This Page Intentionally Left Blank

For some strange reason, I woke up thinking about one of my favorite things to discover in a book or an article. I know there’s deep meaning in the notion that it was the first think that floated up to my consciousness when I awoke this morning. Like any good zen koan, I’m going to let it roll around all day. In the mean time, I look forward to my digital sabbath on Saturday to put the thought into practice and just do nothing.

Several years ago I told Amy “no more three city days.” She reminded me this morning that yesterday was a three city day (Boston, San Francisco, Los Angeles.) It was also a three board meeting day (Chorus, Mattermark, Nima), although Nima was a lovely dinner instead of a board meeting. And this trip has three California cities in it – San Francisco, Los Angeles (for the Upfront Summit, which is turning into one of my favorite annual work events), and then Santa Barbara for a TrackR board meeting.

As I got out of the shower, I realized I had slept in a very similar room at this hotel the week after my 50 mile race in April 2012. That was an uncomfortable shock, as I attribute a lot of physiological damage from that race as one of the root causes of the depression I ended up having in early 2013.

Which, reminded me of the first thing I thought of when I awoke today. Maybe the meaning of the koan is as simple as “Don’t forget to rest, grasshopper.”

AVC, Gotham Gal, and Feld Thoughts Communities Rally $100,000+ For The ACLU

Sunday morning Fred Wilson put up the following blog post: A $20,000 Match Offer On ACLU Donations Today. Joanne Wilson put up a similar post titled A $20,000 Match Offer On ACLU Donations Today on her blog.

It came after a flurry of emails that started with one from me at 7:41am.

“Inspired by Chris Sacca, Amy and I are considering doing an ACLU grant with a 100% match”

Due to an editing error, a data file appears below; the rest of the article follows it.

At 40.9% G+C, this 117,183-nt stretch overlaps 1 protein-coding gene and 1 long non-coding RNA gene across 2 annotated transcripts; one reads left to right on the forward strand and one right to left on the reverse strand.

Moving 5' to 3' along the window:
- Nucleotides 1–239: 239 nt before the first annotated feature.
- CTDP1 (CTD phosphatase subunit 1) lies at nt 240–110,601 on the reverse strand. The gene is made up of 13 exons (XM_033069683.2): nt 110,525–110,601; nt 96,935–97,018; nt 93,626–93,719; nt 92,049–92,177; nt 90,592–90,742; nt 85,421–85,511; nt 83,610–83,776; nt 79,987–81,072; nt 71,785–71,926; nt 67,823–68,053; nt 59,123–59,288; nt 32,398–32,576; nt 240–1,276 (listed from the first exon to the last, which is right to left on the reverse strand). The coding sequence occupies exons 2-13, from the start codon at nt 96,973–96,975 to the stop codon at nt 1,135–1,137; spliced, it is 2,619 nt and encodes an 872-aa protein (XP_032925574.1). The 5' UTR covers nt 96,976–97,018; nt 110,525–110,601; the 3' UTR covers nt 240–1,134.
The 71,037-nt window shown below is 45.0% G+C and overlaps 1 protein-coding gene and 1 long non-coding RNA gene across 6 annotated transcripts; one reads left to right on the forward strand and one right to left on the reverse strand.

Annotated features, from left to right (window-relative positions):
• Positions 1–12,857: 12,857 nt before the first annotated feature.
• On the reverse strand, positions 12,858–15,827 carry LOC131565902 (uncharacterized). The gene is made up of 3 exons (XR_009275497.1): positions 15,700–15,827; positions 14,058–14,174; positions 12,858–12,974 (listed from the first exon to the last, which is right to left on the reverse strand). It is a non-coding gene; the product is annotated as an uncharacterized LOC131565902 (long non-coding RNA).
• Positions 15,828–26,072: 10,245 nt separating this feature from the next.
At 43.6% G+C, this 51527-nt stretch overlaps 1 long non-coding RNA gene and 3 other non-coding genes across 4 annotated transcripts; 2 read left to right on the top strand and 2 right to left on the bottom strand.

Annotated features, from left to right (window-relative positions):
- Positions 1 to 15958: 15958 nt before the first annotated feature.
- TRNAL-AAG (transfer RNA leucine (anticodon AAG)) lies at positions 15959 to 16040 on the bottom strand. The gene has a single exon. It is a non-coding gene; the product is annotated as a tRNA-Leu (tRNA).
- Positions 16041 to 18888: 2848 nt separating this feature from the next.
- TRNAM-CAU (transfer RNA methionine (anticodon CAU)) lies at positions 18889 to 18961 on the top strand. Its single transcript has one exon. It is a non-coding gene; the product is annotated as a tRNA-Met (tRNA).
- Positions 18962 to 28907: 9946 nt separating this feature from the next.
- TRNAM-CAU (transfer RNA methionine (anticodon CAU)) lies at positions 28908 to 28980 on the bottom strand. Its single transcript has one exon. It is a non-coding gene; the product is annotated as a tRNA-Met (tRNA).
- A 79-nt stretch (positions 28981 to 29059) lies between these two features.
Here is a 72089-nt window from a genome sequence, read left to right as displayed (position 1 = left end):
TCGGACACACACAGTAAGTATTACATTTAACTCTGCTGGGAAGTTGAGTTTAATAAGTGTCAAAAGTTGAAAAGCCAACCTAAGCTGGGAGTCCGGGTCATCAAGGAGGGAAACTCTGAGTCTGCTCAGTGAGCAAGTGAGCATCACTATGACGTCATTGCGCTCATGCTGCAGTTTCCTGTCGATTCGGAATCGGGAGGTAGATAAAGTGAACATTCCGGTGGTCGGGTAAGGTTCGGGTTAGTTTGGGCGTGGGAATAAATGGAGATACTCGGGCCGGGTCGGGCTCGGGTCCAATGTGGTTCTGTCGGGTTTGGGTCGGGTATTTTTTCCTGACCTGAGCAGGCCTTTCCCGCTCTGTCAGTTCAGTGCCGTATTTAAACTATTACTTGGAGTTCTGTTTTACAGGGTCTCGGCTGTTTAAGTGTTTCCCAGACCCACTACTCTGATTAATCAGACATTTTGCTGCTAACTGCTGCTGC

Joanne, Fred, Amy, and I were all distressed by Trump’s executive order on immigration, which Fred wrote about in Make America Hate Again and I wrote in Unsettled and Disgusted. We had seen the ACLU already jump into action so we collectively decided to do something about it by supporting it.

Fred’s partner Albert Wenger and his wife Susan Danzinger had already started a match for $15,000 so we (Fred, Joanne, me, and Amy) agreed that when they maxed out they’d hand the ball to us to match for another $20,000.

Jet lag then ate my soul and I went to sleep for a few hours. When I woke up, Amy said “we did something good while you were asleep.” I had well over 100 tweets with ACLU receipts, Fred had started a spreadsheet of all the matching gifts, and we had blown through our $20,000 match. By the end of the day, we were over $90,000 of matches with more coming in so we stopped counting and, with our $20,000, were easily over $100,000 to the ACLU in one day, which started with Fred’s blog post.

By the end of the day it had picked up enough speed to become a TechCrunch article: Some tech executives are matching ACLU donations amid immigration ban protests.